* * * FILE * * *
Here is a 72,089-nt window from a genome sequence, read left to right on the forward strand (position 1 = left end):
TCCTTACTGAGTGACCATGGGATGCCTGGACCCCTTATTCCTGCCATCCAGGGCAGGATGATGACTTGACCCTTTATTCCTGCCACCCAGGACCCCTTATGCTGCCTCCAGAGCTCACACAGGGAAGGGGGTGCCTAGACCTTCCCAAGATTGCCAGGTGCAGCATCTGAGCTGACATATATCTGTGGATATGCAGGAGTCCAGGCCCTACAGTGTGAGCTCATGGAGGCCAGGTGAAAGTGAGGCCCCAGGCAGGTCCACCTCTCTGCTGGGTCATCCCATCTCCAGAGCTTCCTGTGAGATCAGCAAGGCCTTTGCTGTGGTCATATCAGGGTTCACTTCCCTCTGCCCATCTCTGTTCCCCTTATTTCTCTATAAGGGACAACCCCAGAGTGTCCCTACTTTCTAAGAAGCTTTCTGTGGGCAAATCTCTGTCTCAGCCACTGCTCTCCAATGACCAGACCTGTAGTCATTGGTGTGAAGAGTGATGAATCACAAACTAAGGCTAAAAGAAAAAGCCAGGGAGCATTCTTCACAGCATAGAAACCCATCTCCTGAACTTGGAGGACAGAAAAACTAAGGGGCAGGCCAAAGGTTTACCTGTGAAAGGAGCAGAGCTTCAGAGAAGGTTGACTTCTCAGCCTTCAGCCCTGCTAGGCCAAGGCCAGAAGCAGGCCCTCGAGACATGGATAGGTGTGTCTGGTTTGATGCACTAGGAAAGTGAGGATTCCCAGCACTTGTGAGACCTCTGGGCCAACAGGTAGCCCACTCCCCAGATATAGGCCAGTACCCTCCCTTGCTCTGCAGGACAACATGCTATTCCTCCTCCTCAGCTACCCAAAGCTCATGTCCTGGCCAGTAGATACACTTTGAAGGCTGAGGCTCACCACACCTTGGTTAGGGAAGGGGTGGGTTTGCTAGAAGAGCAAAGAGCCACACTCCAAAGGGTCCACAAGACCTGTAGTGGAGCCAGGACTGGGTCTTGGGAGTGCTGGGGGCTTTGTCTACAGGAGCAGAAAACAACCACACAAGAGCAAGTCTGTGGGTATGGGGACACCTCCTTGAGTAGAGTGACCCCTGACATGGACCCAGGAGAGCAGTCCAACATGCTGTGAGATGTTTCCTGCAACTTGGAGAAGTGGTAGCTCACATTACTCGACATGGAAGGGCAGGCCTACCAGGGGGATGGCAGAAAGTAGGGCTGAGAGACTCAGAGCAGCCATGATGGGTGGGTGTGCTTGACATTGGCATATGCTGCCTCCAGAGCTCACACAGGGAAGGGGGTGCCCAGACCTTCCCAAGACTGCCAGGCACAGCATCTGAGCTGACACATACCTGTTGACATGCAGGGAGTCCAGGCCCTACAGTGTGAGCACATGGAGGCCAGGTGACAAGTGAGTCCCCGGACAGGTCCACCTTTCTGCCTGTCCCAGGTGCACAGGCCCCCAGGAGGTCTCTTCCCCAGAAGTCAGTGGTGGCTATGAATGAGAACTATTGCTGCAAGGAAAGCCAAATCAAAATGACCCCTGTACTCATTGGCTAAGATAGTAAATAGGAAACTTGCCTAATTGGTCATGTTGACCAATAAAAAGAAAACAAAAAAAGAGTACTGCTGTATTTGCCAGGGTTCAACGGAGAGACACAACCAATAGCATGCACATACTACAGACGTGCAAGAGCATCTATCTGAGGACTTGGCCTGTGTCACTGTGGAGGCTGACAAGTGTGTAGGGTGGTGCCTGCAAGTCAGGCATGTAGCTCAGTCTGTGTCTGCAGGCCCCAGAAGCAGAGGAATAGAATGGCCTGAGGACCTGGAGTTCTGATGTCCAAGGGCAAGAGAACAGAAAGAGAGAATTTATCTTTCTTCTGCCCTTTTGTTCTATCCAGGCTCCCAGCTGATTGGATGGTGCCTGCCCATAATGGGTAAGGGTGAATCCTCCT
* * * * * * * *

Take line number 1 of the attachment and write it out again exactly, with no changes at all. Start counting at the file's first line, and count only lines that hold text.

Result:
Here is a 72,089-nt window from a genome sequence, read left to right on the forward strand (position 1 = left end):